How to Deal When Things Get Dirty
The interview can be the most stressful and nerve-wracking part of applying for a new job. "The Dirty Dozen", the 12 most commonly asked, commonly-feared interview questions have been featured each week, and alas - we have reached the end of our series. Here is Part III of the "Dirty Dozen"!
9. What did you think of your old boss? What would your previous boss say about you?
The employer is attempting to gauge your relationship with your previous boss, and to get honest answers about you, your working habits and relationships.
Even if your previous boss wasn't exactly your favourite person, try to package it positively. Again, be descriptive and not evaluative. Emphasize your skills, and don't be overly negative about your weaknesses. It's always safer to identify a lack of a skill as an area for improvement rather than a shortcoming. Try and point out positive things you know your boss has noticed about you (e.g., you were very punctual and detail-oriented). Remember, if your boss is listed as a reference, your employer could call them to compare your answers. Honestly is especially vital when answering this question.
10. Where do you see yourself in five years?
The interviewer wants to make sure you are appropriate for the specific position for which you are applying.
This answer obviously depends on your situation. If it’s a co-op interview, you might want to state your long-term career goal. If it’s a permanent position, you might want to say, “Here, in a position of responsibility.”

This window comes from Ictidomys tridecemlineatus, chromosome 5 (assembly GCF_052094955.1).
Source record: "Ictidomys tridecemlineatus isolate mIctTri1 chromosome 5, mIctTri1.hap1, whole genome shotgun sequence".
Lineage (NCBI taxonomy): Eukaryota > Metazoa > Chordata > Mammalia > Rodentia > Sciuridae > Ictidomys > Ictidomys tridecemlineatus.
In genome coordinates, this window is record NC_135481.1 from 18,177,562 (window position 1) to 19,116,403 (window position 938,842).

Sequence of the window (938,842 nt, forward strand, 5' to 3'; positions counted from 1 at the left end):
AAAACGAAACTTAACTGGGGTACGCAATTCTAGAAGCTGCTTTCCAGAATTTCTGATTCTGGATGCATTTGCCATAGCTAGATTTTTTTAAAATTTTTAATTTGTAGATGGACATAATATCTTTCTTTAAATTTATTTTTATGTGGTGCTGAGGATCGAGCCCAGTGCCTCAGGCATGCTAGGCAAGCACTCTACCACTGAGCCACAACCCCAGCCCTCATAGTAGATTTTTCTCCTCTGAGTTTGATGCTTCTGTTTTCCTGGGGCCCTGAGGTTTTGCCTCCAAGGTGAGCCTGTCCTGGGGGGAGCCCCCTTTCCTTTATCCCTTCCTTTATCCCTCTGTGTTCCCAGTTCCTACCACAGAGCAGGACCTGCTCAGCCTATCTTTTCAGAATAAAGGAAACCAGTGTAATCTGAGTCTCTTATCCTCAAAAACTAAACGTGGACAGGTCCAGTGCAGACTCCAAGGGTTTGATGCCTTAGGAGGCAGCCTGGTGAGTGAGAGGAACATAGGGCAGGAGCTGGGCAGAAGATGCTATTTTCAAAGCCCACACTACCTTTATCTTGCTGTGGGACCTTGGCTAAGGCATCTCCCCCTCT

11. You seem over-qualified/under-qualified.
The interviewer is challenging you. This type of question allows the employer to see how well you respond to challenges or criticisms.
Over-qualified: You could state, “Yes, I’m very qualified, but I want to be here because…”
Under-qualified: Show them that you’re willing to invest the time and effort into upgrading your current skill-set. For example: “I’m kind of rusty, but I’d love to take a couple of courses in "___.”
12. Are you able to work overtime?
The employer is attempting to measure your level of commitment to a project. Perhaps the company has major overtime work; either way, this is a good indication of how much you want the job.
If you really cannot work overtime, don’t lie. Tell them this! Again, it’s better the employer finds this out earlier, rather than later.
If you can, but don’t want to be working too much, you can say, “Definitely, as long as I am given sufficient notice.”
If you would love to work overtime, feel free to tell the employer, “Absolutely!”
Keep in mind, in most jobs the overtime may be unexpected and sporadic (not a typical work day). As a result, you may find that overtime can be beneficial in that it contains an educational aspect. Overtime means more hours on the job, which in turn means more hours expanding and building on your skills. With that said, however, no one should feel that they need to be working 50-60 hours per week instead of the regular 35-40 of full-time work. Overtime can be a great opportunity, but remember that your employer's requests must be within reason.
It can almost be guaranteed that at least one or two, if not several of these questions will be asked during an interview, and thus, knowing these questions and the many ways to answer them is a great way to prepare for an upcoming interview. Knowing how to answer the most difficult questions means the rest is smooth sailing.
Beyond the Blog
- Check out the OLC's Interview Question Database for more tips like Darryn's.